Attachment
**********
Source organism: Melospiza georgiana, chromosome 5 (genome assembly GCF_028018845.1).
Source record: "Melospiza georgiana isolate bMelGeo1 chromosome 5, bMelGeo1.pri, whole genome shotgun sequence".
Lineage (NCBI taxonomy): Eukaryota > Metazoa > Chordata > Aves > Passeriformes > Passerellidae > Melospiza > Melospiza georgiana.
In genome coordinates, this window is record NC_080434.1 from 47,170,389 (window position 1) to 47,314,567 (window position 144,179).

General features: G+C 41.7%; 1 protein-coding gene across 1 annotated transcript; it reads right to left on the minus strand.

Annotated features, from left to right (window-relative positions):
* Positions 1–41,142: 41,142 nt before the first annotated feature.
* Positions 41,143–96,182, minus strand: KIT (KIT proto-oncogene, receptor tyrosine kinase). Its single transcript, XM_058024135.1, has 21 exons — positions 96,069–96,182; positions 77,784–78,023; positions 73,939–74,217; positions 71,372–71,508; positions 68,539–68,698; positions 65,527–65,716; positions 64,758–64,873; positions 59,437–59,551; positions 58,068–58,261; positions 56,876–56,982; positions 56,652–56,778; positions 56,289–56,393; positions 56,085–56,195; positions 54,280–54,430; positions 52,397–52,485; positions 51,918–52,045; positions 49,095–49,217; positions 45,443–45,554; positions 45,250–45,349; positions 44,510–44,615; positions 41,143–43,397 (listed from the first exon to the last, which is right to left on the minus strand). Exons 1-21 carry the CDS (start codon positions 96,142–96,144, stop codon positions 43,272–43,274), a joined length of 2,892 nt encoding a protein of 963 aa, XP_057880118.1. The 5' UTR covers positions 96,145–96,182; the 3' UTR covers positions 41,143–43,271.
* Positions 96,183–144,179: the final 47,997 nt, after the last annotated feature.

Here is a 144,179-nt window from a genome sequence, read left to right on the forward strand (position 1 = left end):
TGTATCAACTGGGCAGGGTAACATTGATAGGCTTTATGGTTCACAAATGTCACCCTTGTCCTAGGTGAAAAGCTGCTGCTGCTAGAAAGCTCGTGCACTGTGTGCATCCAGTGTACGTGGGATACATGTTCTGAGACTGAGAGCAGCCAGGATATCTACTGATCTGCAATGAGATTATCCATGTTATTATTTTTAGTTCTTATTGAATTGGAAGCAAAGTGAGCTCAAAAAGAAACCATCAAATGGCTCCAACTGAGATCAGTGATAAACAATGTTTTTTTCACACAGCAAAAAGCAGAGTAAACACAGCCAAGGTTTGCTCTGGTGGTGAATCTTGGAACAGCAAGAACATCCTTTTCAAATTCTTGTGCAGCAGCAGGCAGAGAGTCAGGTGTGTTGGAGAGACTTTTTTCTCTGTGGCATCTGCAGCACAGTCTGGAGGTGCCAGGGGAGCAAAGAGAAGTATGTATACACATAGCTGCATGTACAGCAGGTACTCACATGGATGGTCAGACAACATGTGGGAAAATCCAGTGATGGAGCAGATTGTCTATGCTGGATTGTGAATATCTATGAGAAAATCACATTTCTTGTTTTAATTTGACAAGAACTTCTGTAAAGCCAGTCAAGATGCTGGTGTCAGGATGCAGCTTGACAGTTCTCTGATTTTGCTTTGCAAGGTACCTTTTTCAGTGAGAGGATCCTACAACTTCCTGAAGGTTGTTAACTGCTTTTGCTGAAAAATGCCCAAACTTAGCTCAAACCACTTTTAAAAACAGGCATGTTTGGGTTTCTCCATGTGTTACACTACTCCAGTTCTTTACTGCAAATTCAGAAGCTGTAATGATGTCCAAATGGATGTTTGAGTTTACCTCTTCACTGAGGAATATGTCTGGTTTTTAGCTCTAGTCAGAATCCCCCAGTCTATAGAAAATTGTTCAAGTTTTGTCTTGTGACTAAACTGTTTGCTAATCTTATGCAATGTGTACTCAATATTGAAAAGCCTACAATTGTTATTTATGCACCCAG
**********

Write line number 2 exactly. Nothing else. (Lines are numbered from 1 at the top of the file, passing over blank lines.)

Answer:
Source record: "Melospiza georgiana isolate bMelGeo1 chromosome 5, bMelGeo1.pri, whole genome shotgun sequence".